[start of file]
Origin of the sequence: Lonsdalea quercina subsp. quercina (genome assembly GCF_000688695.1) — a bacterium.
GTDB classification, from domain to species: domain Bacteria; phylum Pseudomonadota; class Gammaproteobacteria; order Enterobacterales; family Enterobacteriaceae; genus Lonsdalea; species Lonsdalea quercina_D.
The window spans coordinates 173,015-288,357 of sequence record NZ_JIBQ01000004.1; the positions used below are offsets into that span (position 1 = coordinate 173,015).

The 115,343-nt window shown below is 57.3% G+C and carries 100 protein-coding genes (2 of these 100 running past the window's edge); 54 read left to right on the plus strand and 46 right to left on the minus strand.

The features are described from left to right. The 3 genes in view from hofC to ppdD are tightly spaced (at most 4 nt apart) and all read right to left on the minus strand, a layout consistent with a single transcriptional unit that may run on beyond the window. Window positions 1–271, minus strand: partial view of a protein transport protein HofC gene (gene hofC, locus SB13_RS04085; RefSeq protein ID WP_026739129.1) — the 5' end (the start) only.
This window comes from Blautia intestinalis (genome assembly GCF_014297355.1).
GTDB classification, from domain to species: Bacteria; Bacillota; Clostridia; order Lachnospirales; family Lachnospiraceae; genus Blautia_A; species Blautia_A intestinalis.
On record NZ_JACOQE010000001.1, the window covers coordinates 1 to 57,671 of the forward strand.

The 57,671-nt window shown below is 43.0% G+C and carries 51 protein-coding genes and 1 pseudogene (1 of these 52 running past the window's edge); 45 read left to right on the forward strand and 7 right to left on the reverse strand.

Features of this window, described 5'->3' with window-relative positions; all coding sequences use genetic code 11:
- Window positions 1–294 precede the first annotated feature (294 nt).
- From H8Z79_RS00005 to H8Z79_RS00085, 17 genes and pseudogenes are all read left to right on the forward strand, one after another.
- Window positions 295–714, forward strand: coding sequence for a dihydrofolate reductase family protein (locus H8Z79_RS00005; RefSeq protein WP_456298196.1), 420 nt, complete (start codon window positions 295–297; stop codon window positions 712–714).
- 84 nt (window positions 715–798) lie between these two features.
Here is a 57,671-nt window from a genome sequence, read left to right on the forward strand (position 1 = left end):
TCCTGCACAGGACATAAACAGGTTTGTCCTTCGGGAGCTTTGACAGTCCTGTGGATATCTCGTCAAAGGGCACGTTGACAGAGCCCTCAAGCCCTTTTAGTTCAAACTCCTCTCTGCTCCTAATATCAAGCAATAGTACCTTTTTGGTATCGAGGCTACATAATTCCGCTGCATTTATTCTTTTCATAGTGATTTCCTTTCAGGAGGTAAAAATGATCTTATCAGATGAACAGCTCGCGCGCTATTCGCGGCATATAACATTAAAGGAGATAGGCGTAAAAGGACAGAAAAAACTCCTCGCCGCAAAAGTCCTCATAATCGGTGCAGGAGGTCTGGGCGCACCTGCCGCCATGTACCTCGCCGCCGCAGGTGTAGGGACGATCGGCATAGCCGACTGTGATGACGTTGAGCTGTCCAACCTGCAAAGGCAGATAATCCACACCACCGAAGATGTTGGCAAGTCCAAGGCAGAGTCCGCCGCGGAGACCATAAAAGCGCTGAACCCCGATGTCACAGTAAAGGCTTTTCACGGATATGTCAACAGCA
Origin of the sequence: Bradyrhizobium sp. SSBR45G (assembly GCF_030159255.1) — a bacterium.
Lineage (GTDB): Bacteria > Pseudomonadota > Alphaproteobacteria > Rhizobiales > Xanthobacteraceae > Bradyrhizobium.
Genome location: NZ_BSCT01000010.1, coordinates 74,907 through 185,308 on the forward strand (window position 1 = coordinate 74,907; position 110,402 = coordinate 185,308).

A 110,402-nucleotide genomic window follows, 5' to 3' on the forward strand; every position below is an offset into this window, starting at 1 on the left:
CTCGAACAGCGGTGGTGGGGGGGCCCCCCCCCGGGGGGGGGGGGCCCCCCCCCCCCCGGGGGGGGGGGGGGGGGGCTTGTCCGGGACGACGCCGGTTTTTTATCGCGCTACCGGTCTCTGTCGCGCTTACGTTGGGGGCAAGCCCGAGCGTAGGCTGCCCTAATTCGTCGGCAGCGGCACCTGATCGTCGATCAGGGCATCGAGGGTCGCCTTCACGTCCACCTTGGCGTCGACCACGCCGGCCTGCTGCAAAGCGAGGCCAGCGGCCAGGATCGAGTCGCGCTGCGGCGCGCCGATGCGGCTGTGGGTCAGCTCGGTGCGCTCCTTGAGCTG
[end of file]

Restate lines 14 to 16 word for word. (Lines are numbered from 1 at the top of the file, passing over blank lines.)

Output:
- 84 nt (window positions 715–798) lie between these two features.
Here is a 57,671-nt window from a genome sequence, read left to right on the forward strand (position 1 = left end):
TCCTGCACAGGACATAAACAGGTTTGTCCTTCGGGAGCTTTGACAGTCCTGTGGATATCTCGTCAAAGGGCACGTTGACAGAGCCCTCAAGCCCTTTTAGTTCAAACTCCTCTCTGCTCCTAATATCAAGCAATAGTACCTTTTTGGTATCGAGGCTACATAATTCCGCTGCATTTATTCTTTTCATAGTGATTTCCTTTCAGGAGGTAAAAATGATCTTATCAGATGAACAGCTCGCGCGCTATTCGCGGCATATAACATTAAAGGAGATAGGCGTAAAAGGACAGAAAAAACTCCTCGCCGCAAAAGTCCTCATAATCGGTGCAGGAGGTCTGGGCGCACCTGCCGCCATGTACCTCGCCGCCGCAGGTGTAGGGACGATCGGCATAGCCGACTGTGATGACGTTGAGCTGTCCAACCTGCAAAGGCAGATAATCCACACCACCGAAGATGTTGGCAAGTCCAAGGCAGAGTCCGCCGCGGAGACCATAAAAGCGCTGAACCCCGATGTCACAGTAAAGGCTTTTCACGGATATGTCAACAGCA